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Atypical antidepressants: Pharmacology, administration, and side effects

Michael Hirsch, MD
Robert J Birnbaum, MD, PhD
Section Editor
Peter P Roy-Byrne, MD
Deputy Editor
David Solomon, MD


Advances in understanding brain neurophysiology have led to the development of atypical antidepressants, including [1]:

Agomelatine (not available in the United States)



The atypical antidepressants are distinct from other classes of antidepressants that include selective serotonin reuptake inhibitors (SSRIs), serotonin-norepinephrine reuptake inhibitors (SNRIs), serotonin modulators, tricyclics, and monoamine oxidase inhibitors (MAOIs). Atypical antidepressants are frequently used in patients with major depression who have inadequate responses or intolerable side effects during first-line treatment with selective serotonin reuptake inhibitors (SSRIs) [2]. However, atypical antidepressants are often first-line treatment if the drug has a desirable characteristic (eg, sexual side effects and weight gain occur less often with bupropion than SSRIs).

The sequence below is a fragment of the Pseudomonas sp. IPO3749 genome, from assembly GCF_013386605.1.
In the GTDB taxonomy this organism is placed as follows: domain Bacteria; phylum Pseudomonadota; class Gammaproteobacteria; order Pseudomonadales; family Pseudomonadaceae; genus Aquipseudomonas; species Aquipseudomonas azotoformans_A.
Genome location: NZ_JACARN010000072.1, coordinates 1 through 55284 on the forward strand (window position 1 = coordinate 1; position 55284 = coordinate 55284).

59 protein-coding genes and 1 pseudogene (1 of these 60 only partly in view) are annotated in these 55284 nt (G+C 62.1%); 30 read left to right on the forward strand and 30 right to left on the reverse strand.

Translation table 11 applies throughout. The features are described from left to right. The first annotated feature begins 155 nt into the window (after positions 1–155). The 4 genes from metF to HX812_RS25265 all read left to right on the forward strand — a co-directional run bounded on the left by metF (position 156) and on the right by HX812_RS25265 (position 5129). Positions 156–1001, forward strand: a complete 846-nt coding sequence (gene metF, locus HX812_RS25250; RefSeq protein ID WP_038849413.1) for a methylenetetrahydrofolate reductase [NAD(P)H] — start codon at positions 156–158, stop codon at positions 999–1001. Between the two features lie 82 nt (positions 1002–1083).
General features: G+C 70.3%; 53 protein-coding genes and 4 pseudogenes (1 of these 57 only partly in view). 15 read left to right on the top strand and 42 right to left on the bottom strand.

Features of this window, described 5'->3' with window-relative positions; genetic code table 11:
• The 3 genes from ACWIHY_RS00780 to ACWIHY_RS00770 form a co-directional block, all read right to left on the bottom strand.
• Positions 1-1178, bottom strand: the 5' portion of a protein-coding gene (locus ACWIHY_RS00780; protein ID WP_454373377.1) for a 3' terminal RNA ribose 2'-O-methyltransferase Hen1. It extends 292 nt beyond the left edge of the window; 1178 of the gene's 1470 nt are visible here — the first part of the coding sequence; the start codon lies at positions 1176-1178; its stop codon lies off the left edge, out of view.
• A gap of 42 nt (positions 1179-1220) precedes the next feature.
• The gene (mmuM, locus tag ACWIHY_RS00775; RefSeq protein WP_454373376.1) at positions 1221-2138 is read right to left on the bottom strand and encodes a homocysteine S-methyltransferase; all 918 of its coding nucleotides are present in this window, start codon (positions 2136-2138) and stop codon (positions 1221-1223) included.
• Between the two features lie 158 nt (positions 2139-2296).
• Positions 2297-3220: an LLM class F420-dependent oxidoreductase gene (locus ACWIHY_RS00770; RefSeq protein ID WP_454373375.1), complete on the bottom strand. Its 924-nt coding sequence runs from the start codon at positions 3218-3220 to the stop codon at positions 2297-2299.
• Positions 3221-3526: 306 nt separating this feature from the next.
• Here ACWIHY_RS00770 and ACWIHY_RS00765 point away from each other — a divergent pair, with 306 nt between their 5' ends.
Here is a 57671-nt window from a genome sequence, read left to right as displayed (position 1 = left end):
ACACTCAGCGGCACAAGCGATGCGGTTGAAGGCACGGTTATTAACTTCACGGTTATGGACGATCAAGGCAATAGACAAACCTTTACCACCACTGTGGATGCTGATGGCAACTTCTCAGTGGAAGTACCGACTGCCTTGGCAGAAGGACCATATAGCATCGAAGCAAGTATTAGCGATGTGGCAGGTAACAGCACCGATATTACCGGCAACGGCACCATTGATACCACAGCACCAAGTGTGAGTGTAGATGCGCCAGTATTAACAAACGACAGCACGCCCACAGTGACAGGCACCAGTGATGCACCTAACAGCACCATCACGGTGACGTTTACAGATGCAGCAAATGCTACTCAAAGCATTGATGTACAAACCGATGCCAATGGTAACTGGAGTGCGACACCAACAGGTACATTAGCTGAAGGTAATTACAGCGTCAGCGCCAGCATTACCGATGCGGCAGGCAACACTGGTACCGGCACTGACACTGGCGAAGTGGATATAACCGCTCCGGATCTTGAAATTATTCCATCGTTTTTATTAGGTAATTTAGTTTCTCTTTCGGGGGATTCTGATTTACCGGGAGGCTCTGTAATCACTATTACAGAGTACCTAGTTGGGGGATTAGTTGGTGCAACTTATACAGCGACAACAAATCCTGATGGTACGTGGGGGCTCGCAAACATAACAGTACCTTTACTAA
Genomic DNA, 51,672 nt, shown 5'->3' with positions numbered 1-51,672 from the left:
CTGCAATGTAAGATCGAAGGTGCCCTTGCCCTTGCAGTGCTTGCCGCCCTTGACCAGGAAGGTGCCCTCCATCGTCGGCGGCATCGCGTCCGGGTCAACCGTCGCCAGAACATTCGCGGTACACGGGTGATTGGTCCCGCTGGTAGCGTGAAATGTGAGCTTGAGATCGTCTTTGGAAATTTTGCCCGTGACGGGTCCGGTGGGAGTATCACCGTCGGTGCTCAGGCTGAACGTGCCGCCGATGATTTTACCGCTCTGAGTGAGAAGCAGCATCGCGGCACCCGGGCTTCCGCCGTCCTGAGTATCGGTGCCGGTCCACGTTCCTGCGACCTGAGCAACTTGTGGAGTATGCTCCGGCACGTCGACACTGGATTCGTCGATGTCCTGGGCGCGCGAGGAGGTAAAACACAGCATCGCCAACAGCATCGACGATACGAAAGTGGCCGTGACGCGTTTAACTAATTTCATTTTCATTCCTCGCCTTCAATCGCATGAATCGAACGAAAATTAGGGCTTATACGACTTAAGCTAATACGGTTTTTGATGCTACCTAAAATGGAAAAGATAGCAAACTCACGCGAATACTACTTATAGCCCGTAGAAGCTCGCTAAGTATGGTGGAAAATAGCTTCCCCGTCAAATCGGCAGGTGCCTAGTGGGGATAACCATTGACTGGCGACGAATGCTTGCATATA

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Literature review current through: Nov 2017. | This topic last updated: Sep 14, 2016.
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